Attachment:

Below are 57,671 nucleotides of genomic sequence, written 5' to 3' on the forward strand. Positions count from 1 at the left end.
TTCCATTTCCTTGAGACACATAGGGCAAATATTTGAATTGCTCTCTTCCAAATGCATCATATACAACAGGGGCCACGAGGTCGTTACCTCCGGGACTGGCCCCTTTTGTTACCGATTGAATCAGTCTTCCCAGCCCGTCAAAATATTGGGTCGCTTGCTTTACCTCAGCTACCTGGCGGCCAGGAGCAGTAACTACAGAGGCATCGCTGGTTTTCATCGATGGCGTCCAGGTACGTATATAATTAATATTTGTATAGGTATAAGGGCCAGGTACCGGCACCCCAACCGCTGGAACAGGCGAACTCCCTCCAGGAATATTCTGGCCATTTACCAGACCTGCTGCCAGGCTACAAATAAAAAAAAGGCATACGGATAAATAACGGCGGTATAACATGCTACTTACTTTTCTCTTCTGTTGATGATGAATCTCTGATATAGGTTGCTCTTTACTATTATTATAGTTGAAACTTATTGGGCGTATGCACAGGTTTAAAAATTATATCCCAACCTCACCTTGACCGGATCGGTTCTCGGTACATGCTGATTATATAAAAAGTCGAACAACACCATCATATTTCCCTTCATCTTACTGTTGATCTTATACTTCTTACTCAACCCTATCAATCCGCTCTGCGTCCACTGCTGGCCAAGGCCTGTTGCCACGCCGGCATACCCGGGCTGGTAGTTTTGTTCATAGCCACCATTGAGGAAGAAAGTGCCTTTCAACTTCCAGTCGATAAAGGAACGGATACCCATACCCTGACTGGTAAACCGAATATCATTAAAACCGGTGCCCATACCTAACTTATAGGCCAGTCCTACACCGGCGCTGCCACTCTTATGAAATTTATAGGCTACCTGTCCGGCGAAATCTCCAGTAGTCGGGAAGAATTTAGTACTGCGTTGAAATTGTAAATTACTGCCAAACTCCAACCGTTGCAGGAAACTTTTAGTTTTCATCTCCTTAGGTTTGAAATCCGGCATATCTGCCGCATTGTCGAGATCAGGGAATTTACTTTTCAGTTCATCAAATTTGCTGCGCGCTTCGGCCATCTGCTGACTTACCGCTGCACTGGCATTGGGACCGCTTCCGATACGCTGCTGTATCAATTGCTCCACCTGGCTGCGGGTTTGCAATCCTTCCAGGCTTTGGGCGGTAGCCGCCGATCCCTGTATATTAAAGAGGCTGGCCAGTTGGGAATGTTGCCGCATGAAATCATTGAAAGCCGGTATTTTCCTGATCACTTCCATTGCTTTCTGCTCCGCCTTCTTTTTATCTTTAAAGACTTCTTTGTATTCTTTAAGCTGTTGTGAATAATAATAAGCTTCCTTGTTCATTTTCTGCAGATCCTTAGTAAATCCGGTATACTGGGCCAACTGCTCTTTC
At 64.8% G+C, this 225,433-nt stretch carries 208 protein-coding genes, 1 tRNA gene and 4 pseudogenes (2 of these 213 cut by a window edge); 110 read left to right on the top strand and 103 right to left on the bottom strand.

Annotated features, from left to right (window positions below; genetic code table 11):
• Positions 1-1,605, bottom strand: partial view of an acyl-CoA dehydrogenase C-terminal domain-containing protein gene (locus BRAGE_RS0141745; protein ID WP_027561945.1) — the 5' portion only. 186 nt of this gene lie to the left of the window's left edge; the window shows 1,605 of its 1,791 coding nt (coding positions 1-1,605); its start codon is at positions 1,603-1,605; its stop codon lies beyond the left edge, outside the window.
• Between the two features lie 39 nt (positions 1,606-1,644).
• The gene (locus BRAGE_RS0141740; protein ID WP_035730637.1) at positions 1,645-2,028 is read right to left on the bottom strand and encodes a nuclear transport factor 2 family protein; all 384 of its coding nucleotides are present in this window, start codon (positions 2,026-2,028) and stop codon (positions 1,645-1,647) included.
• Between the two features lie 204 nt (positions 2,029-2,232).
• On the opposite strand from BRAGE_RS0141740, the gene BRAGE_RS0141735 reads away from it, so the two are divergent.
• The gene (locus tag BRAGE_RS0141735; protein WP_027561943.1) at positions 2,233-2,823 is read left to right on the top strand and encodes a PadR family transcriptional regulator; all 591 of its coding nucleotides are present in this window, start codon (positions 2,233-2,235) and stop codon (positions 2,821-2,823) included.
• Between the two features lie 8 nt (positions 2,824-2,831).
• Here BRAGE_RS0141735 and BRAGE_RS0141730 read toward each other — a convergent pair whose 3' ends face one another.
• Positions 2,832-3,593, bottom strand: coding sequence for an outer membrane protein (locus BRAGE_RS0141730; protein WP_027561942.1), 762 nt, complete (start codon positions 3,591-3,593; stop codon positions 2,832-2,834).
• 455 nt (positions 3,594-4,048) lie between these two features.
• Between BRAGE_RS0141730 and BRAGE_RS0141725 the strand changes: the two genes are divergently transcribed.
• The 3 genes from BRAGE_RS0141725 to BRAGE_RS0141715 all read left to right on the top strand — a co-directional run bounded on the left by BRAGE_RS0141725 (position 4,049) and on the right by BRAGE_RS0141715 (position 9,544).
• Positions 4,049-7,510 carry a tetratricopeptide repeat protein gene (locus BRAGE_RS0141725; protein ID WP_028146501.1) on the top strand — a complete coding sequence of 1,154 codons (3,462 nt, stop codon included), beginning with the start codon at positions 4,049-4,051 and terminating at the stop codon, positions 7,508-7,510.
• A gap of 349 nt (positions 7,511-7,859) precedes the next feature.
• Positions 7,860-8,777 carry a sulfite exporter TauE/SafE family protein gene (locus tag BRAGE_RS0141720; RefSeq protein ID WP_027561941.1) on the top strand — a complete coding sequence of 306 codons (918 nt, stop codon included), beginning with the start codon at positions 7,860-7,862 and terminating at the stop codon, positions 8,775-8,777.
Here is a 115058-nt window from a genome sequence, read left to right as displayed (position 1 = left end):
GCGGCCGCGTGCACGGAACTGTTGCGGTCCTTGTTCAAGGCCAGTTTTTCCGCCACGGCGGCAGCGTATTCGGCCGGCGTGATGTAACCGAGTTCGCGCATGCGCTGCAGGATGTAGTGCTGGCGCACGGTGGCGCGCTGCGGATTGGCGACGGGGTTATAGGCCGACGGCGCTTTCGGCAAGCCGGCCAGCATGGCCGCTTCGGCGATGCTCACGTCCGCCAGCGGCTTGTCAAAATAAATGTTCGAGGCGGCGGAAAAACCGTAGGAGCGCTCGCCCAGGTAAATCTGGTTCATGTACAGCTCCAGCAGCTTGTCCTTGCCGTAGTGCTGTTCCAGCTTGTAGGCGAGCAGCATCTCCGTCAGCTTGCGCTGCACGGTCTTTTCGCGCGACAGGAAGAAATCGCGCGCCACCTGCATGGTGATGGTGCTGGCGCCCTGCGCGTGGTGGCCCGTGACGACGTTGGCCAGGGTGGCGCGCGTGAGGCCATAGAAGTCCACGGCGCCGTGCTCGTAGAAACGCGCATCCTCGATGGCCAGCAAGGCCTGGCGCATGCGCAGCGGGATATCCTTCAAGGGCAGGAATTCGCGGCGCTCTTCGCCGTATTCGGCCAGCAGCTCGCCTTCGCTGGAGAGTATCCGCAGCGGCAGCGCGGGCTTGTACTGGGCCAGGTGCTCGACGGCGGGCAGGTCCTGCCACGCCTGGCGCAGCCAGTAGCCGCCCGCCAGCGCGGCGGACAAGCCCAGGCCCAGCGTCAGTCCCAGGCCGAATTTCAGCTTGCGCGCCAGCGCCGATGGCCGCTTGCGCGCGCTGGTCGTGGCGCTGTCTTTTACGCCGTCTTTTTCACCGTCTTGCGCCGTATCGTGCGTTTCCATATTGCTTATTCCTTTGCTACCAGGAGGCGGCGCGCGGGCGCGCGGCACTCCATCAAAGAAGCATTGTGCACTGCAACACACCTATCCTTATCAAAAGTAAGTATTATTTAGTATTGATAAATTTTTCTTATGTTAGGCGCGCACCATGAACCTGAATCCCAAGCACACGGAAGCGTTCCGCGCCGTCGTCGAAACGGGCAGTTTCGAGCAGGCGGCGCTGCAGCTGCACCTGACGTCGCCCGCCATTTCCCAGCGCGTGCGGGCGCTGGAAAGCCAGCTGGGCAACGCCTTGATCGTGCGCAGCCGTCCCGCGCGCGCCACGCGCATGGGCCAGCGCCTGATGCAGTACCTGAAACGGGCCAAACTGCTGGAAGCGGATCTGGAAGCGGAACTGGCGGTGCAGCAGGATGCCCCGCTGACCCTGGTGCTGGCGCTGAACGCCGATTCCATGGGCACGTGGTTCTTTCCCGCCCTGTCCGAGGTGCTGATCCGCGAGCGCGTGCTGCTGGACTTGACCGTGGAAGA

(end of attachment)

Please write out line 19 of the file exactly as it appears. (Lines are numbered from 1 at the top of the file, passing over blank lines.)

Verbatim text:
• Positions 7,860-8,777 carry a sulfite exporter TauE/SafE family protein gene (locus tag BRAGE_RS0141720; RefSeq protein ID WP_027561941.1) on the top strand — a complete coding sequence of 306 codons (918 nt, stop codon included), beginning with the start codon at positions 7,860-7,862 and terminating at the stop codon, positions 8,775-8,777.